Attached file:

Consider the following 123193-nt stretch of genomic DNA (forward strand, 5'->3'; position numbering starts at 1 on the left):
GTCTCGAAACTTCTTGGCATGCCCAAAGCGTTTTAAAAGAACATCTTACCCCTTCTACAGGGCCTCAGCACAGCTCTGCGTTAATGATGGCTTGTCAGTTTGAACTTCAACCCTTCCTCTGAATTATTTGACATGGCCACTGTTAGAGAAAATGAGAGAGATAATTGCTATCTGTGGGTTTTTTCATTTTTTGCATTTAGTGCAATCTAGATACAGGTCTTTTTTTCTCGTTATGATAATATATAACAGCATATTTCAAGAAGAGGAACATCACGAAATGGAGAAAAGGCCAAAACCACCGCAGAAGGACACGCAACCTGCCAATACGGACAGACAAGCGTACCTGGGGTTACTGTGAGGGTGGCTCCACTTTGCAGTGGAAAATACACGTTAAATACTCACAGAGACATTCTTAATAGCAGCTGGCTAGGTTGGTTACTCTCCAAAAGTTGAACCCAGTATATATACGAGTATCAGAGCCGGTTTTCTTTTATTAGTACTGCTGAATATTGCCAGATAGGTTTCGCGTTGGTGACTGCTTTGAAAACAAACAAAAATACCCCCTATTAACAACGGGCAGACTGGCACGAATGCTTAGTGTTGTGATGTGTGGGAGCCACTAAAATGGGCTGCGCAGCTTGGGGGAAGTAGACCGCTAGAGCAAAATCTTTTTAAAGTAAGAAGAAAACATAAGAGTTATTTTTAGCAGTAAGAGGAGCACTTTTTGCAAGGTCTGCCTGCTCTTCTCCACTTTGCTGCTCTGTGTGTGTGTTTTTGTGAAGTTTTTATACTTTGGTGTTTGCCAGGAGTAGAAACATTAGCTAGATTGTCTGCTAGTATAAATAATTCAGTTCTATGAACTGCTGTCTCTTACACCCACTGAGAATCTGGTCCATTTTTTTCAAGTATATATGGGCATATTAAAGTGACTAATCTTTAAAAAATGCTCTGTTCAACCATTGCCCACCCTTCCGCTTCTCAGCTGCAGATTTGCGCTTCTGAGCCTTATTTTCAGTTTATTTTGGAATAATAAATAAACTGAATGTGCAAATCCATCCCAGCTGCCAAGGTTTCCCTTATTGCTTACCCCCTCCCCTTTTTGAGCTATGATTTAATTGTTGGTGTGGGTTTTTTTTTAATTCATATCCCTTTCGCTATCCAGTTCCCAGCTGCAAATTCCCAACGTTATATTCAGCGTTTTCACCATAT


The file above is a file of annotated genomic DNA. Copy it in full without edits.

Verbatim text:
Consider the following 123193-nt stretch of genomic DNA (forward strand, 5'->3'; position numbering starts at 1 on the left):
GTCTCGAAACTTCTTGGCATGCCCAAAGCGTTTTAAAAGAACATCTTACCCCTTCTACAGGGCCTCAGCACAGCTCTGCGTTAATGATGGCTTGTCAGTTTGAACTTCAACCCTTCCTCTGAATTATTTGACATGGCCACTGTTAGAGAAAATGAGAGAGATAATTGCTATCTGTGGGTTTTTTCATTTTTTGCATTTAGTGCAATCTAGATACAGGTCTTTTTTTCTCGTTATGATAATATATAACAGCATATTTCAAGAAGAGGAACATCACGAAATGGAGAAAAGGCCAAAACCACCGCAGAAGGACACGCAACCTGCCAATACGGACAGACAAGCGTACCTGGGGTTACTGTGAGGGTGGCTCCACTTTGCAGTGGAAAATACACGTTAAATACTCACAGAGACATTCTTAATAGCAGCTGGCTAGGTTGGTTACTCTCCAAAAGTTGAACCCAGTATATATACGAGTATCAGAGCCGGTTTTCTTTTATTAGTACTGCTGAATATTGCCAGATAGGTTTCGCGTTGGTGACTGCTTTGAAAACAAACAAAAATACCCCCTATTAACAACGGGCAGACTGGCACGAATGCTTAGTGTTGTGATGTGTGGGAGCCACTAAAATGGGCTGCGCAGCTTGGGGGAAGTAGACCGCTAGAGCAAAATCTTTTTAAAGTAAGAAGAAAACATAAGAGTTATTTTTAGCAGTAAGAGGAGCACTTTTTGCAAGGTCTGCCTGCTCTTCTCCACTTTGCTGCTCTGTGTGTGTGTTTTTGTGAAGTTTTTATACTTTGGTGTTTGCCAGGAGTAGAAACATTAGCTAGATTGTCTGCTAGTATAAATAATTCAGTTCTATGAACTGCTGTCTCTTACACCCACTGAGAATCTGGTCCATTTTTTTCAAGTATATATGGGCATATTAAAGTGACTAATCTTTAAAAAATGCTCTGTTCAACCATTGCCCACCCTTCCGCTTCTCAGCTGCAGATTTGCGCTTCTGAGCCTTATTTTCAGTTTATTTTGGAATAATAAATAAACTGAATGTGCAAATCCATCCCAGCTGCCAAGGTTTCCCTTATTGCTTACCCCCTCCCCTTTTTGAGCTATGATTTAATTGTTGGTGTGGGTTTTTTTTTAATTCATATCCCTTTCGCTATCCAGTTCCCAGCTGCAAATTCCCAACGTTATATTCAGCGTTTTCACCATAT